What “Bless Your Heart” Really Means in the South

By Paul Thomas Zenki

If you think you know, you don’t …


Lord have mercy, if I have to hear another Yankee say that “bless your heart” is Southern for “you’re an idiot” — or worse — I think I might just blow a gasket.

Now don’t get me wrong, I don’t entirely blame non-Southerners for this misunderstanding. I have a sneaking suspicion that much of the blame lies with Southerners themselves who enjoy blowing smoke and making folks feel like they know something when they don’t just to play with them.

The reality is, “bless your heart” is a linguistic chameleon. It can mean a whole lot of things, depending on who’s saying it to whom where and when. I’m reminded more than anything of the famous scene in Donnie Brasco when Donnie tries to explain “forget about it” to his fellow FBI agents. It means “I agree”, “I disagree”, “this is great”, “go to hell”, and of course “forget about it”.

 

“Bless your heart” in the South is the same kind of deal. If you think you know what it means in an out-of-context kind of way, then you have no idea what it means. Because it only means what it means in the moment.

Here are a few examples of what this endlessly versatile phrase can indicate. (The speaker here is a woman because it’s a phrase that women tend to use much more often than men, for some reason.)

Oh my goodness!

You walk to a friend’s house in a rainstorm. She opens the door and says, “Bless your heart, look at you, you’re soaked to the bone, now get inside this house!”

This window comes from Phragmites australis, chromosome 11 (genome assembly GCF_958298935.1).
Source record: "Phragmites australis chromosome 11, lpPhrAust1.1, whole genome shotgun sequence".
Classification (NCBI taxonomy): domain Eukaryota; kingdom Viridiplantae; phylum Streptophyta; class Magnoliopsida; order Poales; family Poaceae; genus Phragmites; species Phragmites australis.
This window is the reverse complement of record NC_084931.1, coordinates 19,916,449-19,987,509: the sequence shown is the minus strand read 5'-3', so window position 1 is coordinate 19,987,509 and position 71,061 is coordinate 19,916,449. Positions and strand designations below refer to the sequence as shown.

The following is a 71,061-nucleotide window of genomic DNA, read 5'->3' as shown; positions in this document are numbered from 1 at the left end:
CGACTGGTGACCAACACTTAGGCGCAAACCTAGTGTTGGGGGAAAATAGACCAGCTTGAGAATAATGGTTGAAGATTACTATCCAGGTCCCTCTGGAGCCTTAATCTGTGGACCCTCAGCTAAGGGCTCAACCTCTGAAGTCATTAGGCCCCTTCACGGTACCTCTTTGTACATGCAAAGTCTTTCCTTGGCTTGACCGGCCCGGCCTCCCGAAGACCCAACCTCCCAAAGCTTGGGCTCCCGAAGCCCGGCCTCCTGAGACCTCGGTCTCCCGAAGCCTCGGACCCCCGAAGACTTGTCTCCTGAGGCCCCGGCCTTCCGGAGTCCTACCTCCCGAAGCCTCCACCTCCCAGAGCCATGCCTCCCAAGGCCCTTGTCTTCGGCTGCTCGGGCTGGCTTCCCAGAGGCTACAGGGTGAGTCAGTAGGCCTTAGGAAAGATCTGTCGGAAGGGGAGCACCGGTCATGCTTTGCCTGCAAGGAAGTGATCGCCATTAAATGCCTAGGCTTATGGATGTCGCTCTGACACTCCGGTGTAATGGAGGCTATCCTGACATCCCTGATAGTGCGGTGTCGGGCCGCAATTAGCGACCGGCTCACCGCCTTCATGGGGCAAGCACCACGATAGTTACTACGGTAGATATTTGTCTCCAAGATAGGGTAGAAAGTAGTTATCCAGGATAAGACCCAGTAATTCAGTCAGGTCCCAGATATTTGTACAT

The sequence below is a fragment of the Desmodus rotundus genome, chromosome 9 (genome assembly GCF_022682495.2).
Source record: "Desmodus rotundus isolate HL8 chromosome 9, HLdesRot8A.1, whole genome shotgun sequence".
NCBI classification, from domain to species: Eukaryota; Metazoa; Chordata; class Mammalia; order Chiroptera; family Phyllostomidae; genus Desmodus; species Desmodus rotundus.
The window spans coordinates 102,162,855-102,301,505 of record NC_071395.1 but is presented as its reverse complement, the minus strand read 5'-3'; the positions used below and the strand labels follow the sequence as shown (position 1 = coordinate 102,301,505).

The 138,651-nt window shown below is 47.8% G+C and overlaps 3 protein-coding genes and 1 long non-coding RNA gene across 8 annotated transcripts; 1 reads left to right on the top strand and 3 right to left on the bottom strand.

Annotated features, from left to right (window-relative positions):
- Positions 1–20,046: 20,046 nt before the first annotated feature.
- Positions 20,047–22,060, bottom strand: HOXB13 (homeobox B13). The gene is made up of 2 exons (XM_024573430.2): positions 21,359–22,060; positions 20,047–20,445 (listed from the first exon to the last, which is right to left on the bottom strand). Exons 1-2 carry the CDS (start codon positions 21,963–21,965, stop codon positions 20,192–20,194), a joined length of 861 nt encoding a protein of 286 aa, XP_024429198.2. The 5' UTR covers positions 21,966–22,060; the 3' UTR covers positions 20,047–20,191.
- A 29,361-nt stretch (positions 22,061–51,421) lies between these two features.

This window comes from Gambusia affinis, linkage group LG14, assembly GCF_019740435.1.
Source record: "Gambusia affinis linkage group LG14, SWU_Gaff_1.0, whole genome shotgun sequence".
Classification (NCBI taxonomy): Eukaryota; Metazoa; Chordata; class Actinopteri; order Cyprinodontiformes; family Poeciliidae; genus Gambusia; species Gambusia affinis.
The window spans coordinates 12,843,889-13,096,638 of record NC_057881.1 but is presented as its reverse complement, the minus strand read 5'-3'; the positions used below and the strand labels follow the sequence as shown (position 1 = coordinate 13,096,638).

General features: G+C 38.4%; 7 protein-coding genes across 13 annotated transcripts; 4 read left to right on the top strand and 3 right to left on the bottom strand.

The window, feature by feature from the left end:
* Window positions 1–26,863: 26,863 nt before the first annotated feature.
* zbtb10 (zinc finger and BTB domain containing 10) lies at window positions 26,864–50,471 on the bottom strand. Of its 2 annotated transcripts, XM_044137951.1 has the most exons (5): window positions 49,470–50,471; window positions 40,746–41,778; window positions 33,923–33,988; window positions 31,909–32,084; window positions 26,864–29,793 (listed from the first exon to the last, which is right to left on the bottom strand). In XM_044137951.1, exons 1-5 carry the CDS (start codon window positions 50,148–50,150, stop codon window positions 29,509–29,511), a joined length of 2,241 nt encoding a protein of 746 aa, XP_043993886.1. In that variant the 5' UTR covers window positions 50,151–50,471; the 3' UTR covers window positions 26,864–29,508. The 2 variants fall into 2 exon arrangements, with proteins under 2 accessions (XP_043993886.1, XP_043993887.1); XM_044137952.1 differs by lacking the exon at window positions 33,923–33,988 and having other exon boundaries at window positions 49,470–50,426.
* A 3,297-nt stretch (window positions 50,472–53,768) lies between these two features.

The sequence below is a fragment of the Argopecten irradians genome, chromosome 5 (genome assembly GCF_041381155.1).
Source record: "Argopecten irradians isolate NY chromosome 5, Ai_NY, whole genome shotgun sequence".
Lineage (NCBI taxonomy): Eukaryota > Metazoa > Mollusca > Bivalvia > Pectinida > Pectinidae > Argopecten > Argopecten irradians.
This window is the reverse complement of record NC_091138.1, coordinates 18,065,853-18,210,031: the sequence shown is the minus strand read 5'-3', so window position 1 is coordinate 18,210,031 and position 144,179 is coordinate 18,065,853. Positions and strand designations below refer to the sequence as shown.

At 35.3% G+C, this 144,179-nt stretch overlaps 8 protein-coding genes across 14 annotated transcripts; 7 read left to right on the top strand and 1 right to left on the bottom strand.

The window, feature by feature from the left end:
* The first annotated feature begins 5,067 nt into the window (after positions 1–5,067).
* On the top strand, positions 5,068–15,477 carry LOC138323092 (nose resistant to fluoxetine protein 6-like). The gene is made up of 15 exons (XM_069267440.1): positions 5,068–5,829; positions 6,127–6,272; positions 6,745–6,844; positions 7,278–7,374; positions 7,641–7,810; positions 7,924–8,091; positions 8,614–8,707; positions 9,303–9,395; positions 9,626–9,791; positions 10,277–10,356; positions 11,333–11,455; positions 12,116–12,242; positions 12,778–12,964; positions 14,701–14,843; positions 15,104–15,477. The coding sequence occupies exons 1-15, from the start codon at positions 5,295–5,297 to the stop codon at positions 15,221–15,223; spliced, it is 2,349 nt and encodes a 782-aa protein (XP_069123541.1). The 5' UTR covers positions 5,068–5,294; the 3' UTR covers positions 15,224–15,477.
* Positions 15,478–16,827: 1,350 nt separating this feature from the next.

How lucky for you!

You’re a high school senior and you tell your neighbor you just got a scholarship to Emory University. She says, “Well bless your heart, that is just wonderful!”

I am so sorry

You run into a friend at the store. She takes a look at you and asks what’s wrong. You tell her you just got laid off. She says, “Well bless your heart. If there’s anything I can do, you let me know, and I mean it now.”

Don’t worry about it

You’re running late to get back to work from break and in your haste to get up you spill some of your coffee on the table. Your coworker says, “Bless your heart, you run on, I’ll wipe this up for you.”

That person is clueless

Pascual Pérez is late for a Braves game because he drove around the perimeter three times looking for the stadium. Your aunt says, “Well bless his heart, poor thing, he didn’t know any better.”

I don’t want to be nice but I have to be

The person who always has an excuse for not lifting a finger shows up at the church potluck with a bag of Ruffles and a little plastic tub of onion dip, explaining he didn’t have time to make an appetizer as promised. The organizer says, “Oh bless your heart, thank you so much, this will be fine.”

Damn right!

You tell your best friend you’ve finally had enough of your boyfriend’s sorry ways and you’ve kicked him out. She says, “Well bless your heart, honey, it’s about time.”

Thank you

You give your mother a gift for Christmas that is exactly what she’s always wanted. She says, “Bless your heart, sugar, you didn’t have to! Oh, I just love it!”

That is funny

You’re telling your grandmother a hilarious story about what happened to you yesterday. At some point you both crack up laughing and she says, “Bless your heaaaart! Oh my goodness! What’d you do then?”

I could go on, but you get the idea. There is no single definition for the phrase, and I doubt anyone could list them all. But the point is, “bless your heart” does not mean “you’re an idiot”.

Except, of course, when it does.


Header image by Pexels

Paul Thomas Zenki is an essayist, ghostwriter, copywriter, marketer, songwriter, and consultant living in Athens, GA.